Problems with ANGST?  Then you might need some Vitamin G – A dose of ‘greenspace’ could be just what the Doctor ordered.

Accessible Natural Greenspace Standards, valuing natural capital and means of surveying people’s ability to connect with their natural environment are purportedly priorities for many elected representatives and aspirant contenders across our big cities in the UK. Watching the news recently, we noticed that the concept of ‘vitamin G’ had become a phrase being used to draw a definitive conceptual link between greenspace and the health agenda.  Exciting research has already been undertaken to show multiple mental and physical benefits derived from being closer to nature and being exposed to the natural environment on a regular basis.

The Vitamin G study undertaken by Groenewegen, Van den Berg, De Vreis and Verheij in 2006, which has acted as a catalyst for further work, incorporates studies on a variety of scales; down to the micro level of the allotment garden, recognises that access to nature and greenspace can provide stress reduction.  Regular access to green space and engagement with forms of activity and proximity with nature promotes feelings of safety and a sense of connection to local place – all positive outcomes for an urban citizen.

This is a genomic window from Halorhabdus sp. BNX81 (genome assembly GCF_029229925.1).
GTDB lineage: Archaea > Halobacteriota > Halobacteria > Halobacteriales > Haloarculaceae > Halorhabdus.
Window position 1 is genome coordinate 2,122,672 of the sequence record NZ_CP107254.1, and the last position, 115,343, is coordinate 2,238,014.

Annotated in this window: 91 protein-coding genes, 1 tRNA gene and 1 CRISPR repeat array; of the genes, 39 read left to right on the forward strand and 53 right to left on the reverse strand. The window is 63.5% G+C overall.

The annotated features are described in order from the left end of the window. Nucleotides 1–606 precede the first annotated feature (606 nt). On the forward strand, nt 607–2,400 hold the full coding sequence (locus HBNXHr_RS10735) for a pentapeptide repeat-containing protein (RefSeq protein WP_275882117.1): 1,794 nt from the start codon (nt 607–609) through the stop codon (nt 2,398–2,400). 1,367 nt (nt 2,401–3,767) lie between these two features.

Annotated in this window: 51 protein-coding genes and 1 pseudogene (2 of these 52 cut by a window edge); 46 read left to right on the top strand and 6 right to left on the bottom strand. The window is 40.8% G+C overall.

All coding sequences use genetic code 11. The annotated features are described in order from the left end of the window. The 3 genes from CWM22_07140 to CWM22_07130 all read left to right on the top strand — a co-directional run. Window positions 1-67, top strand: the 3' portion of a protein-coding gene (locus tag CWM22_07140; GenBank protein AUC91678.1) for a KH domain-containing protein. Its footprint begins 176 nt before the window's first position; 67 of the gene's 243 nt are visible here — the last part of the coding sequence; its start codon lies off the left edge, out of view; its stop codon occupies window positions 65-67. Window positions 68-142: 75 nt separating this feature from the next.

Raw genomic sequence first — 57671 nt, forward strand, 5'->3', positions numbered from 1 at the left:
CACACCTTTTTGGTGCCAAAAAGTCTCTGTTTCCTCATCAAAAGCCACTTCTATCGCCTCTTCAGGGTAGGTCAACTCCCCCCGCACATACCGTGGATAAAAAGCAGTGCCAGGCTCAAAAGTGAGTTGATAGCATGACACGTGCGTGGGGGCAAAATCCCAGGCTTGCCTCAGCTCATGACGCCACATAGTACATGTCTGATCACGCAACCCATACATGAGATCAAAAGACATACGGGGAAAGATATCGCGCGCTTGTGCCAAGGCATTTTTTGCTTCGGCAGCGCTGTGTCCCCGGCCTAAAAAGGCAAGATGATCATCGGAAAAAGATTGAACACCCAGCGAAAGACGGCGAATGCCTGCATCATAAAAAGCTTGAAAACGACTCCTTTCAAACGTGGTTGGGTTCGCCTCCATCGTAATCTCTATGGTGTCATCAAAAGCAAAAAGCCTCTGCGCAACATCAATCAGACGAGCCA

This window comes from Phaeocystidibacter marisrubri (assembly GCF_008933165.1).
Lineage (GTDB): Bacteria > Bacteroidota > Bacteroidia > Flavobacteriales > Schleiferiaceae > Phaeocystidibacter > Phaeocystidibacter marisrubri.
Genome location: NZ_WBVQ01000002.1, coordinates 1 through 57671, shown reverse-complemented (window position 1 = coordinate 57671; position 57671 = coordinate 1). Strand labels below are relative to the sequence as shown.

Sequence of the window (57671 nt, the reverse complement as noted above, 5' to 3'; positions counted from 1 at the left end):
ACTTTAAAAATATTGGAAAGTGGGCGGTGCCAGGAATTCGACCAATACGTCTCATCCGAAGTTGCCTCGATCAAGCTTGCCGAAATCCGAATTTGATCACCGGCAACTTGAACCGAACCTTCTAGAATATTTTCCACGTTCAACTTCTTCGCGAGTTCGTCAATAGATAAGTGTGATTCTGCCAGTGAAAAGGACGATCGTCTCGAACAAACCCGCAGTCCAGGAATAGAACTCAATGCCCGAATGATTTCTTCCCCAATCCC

With the ever-increasing pressures on our natural environments, particularly in urban areas, to densify and develop to meet our housing supply needs, we need to truly conceptualise the implications of reducing access to the green and privileging the grey.

In reality, Accessible Natural Greenspace Standards, created as a means of promoting the experience of nature for residents in urban areas, are only a guideline and it is really within the purview of individual councils to avoid what can be termed as the ‘indirect selection’ whereby people’s incomes can determine their access to ‘vitamin G’.

Do we want to create a society of vitamin deficient city dwellers? Unlike other illnesses we cannot fix this with a quick trip to a health store for a simple supplement. To address the symptoms of this lack of one of the most key vitamins we need, not just to survive but also to flourish, we need to look at the causes.

Established standards have to be translated into policies across the UK to ensure planning outcomes equalise people’s ability to derive the multiple benefits associated with the green and blue infrastructure across our urban environments.

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